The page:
Ex­pert Ti­betan rid­ers amaze spec­ta­tors at an­nual horse fes­ti­val

China Daily (USA) - - CHINA - By AGENCE FRANCEPRESSE in Yushu, Qing­hai

Thun­der­ing across the vast Hi­malayan plateau in tra­di­tional fin­ery, Ti­betan horse­men gather for an an­nual rid­ing fes­ti­val that is a feast for the eyes.

Mul­ti­col­ored prayer flags in­scribed with re­li­gious texts flut­ter in the breeze, and tents line the green hills sur­round­ing the rac­ing ground in Yushu, in the north­west­ern Chi­nese prov­ince of Qing­hai.

The area is home to many of China’s Ti­betans.

Spec­ta­tors at the event — in­clud­ing lo­cal Ti­betan­women in tra­di­tional dresses known as chuba, and monks in red robes — lined up to en­ter a sta­dium where the at­mos­phere was re­laxed and jovial.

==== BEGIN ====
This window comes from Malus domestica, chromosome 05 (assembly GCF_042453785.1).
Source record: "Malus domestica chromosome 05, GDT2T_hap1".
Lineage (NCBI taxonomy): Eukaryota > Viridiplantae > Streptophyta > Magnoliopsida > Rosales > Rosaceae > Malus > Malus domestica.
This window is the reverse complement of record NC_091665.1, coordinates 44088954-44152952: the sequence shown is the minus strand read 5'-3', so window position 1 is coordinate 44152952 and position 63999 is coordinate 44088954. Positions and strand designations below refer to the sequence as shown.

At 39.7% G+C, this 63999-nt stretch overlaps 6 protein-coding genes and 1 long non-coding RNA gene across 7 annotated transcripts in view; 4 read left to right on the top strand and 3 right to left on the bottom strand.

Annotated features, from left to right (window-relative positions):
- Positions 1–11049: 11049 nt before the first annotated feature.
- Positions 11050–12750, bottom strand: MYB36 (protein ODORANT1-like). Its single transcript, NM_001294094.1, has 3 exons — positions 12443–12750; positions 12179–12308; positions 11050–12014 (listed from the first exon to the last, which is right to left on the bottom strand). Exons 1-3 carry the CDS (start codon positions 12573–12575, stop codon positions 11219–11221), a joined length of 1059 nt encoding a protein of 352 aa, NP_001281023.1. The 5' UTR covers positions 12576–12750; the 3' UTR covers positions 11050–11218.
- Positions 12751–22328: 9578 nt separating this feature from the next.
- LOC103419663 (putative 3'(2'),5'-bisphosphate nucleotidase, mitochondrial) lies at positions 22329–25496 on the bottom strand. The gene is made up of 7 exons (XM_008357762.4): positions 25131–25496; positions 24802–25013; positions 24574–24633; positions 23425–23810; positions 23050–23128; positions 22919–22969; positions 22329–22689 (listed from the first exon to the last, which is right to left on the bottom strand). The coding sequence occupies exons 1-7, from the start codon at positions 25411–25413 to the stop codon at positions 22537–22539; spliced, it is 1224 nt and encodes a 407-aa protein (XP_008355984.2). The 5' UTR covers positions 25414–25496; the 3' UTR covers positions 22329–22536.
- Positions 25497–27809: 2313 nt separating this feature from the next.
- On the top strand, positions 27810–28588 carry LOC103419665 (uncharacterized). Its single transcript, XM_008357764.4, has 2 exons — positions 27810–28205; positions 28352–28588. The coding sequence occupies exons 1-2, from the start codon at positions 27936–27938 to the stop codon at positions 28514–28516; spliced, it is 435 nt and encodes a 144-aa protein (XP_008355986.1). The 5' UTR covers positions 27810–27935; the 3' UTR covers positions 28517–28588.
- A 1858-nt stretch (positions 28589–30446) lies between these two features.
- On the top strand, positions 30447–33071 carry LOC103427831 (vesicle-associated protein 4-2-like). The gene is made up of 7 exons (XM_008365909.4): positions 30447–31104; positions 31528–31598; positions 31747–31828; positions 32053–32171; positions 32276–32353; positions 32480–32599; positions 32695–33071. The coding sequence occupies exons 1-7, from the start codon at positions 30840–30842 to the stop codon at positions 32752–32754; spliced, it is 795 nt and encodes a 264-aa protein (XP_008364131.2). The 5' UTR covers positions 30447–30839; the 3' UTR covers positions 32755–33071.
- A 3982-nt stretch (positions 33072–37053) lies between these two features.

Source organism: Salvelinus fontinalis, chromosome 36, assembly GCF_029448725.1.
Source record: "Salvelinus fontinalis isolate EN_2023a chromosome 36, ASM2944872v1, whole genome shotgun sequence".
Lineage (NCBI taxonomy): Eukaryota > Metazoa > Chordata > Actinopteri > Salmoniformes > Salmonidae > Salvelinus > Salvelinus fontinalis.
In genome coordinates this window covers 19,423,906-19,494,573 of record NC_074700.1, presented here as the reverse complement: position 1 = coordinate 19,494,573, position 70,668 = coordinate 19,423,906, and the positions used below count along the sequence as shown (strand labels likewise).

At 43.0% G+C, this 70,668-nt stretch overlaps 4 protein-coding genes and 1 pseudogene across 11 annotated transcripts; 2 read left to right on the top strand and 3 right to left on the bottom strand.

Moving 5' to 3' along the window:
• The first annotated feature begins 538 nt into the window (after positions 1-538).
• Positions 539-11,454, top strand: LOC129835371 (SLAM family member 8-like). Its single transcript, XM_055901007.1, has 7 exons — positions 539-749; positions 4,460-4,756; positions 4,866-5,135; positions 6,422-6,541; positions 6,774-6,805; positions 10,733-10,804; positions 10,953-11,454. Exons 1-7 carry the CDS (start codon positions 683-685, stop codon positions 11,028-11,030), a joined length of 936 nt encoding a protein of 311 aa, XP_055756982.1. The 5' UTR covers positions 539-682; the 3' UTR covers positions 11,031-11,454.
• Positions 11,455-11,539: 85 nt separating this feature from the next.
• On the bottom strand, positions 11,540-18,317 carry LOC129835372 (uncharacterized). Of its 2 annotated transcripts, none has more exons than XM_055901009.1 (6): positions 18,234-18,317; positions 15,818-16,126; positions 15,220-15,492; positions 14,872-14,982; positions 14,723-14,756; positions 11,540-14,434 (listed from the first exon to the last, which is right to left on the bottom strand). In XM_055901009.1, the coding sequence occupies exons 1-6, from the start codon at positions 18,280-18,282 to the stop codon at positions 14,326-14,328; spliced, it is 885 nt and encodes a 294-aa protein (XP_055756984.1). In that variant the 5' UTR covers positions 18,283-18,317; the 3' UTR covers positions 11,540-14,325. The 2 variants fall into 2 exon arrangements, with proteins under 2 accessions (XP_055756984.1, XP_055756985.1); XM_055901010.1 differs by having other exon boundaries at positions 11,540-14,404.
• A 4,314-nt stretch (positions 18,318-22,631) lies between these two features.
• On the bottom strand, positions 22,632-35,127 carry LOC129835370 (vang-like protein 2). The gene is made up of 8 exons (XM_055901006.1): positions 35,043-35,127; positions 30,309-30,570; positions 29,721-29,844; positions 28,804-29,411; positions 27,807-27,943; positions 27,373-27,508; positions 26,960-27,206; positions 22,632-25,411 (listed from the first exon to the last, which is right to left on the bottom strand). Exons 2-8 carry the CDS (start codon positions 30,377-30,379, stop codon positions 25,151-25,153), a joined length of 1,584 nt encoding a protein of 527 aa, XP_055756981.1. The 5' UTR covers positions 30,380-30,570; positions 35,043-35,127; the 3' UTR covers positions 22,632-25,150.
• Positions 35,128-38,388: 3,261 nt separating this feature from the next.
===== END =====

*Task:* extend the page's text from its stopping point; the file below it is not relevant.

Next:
One woman in a blue and orange dress stood in front of a pyra­mid of prayer flags, bran­dish­ing an um­brella to pro­tect her­self from the harsh sun­light of the high-alti­tude plateau.

The horses are the real draw — brown steeds bedecked in yel­lowand­green rib­bons, mounted by rid­ers whose long hair flows in the wind be­neath azure skies.

The fes­ti­val, be­gun in the 1990s, lasts for around five days. It was sus­pended for sev­eral years fol­low­ing the 2010 earth­quake in Yushu that killed 2,700 peo­ple.

The Ti­betan peo­ple of the area — known as Kham — are famed for their equine skills.

Shows of horse­man­ship and archery are the fes­ti­val’s main events, draw­ing hun­dreds of spec­ta­tors.

Gov­ern­ment of­fi­cials say that they hope to use the fes­ti­val to showcase Ti­betan cul­ture and bring tourism to the re­mote re­gion.

“You can see the Ti­betan fash­ion show — the jew­elry, the nice clothes and danc­ing,” said one Ti­betan spec­ta­tor. “A lot of Chi­nese tourists and for­eign­ers come to watch.”


Ti­betan horse­men ride in tra­di­tional dress as they demon­strate their skills at the an­nual rid­ing fes­ti­val in Yushu, Qing­hai prov­ince, last week.

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